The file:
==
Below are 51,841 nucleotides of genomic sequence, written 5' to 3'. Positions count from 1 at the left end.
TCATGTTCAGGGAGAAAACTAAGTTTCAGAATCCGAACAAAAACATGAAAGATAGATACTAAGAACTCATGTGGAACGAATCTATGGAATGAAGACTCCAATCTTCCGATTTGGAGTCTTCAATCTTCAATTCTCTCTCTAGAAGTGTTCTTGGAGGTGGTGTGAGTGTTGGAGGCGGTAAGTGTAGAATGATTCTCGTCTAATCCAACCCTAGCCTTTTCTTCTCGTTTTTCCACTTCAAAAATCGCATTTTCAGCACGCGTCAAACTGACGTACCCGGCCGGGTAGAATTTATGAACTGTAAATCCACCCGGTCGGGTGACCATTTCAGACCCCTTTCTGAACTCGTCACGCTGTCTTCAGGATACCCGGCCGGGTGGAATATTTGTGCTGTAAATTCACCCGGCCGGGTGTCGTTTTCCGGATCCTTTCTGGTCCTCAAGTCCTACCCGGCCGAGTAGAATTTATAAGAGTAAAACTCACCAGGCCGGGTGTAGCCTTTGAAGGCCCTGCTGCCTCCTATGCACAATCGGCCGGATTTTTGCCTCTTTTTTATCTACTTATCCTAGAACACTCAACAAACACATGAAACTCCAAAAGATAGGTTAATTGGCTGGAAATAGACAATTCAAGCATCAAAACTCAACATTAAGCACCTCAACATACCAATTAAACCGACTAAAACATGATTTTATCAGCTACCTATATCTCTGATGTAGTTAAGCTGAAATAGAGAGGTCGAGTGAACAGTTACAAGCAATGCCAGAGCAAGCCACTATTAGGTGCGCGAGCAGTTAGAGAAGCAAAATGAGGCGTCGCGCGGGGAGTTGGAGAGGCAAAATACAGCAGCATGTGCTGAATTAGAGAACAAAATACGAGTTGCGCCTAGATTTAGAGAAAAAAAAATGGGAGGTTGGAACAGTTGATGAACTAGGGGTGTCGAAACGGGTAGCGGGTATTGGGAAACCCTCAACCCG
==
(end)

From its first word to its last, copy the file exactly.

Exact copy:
Below are 51,841 nucleotides of genomic sequence, written 5' to 3'. Positions count from 1 at the left end.
TCATGTTCAGGGAGAAAACTAAGTTTCAGAATCCGAACAAAAACATGAAAGATAGATACTAAGAACTCATGTGGAACGAATCTATGGAATGAAGACTCCAATCTTCCGATTTGGAGTCTTCAATCTTCAATTCTCTCTCTAGAAGTGTTCTTGGAGGTGGTGTGAGTGTTGGAGGCGGTAAGTGTAGAATGATTCTCGTCTAATCCAACCCTAGCCTTTTCTTCTCGTTTTTCCACTTCAAAAATCGCATTTTCAGCACGCGTCAAACTGACGTACCCGGCCGGGTAGAATTTATGAACTGTAAATCCACCCGGTCGGGTGACCATTTCAGACCCCTTTCTGAACTCGTCACGCTGTCTTCAGGATACCCGGCCGGGTGGAATATTTGTGCTGTAAATTCACCCGGCCGGGTGTCGTTTTCCGGATCCTTTCTGGTCCTCAAGTCCTACCCGGCCGAGTAGAATTTATAAGAGTAAAACTCACCAGGCCGGGTGTAGCCTTTGAAGGCCCTGCTGCCTCCTATGCACAATCGGCCGGATTTTTGCCTCTTTTTTATCTACTTATCCTAGAACACTCAACAAACACATGAAACTCCAAAAGATAGGTTAATTGGCTGGAAATAGACAATTCAAGCATCAAAACTCAACATTAAGCACCTCAACATACCAATTAAACCGACTAAAACATGATTTTATCAGCTACCTATATCTCTGATGTAGTTAAGCTGAAATAGAGAGGTCGAGTGAACAGTTACAAGCAATGCCAGAGCAAGCCACTATTAGGTGCGCGAGCAGTTAGAGAAGCAAAATGAGGCGTCGCGCGGGGAGTTGGAGAGGCAAAATACAGCAGCATGTGCTGAATTAGAGAACAAAATACGAGTTGCGCCTAGATTTAGAGAAAAAAAAATGGGAGGTTGGAACAGTTGATGAACTAGGGGTGTCGAAACGGGTAGCGGGTATTGGGAAACCCTCAACCCG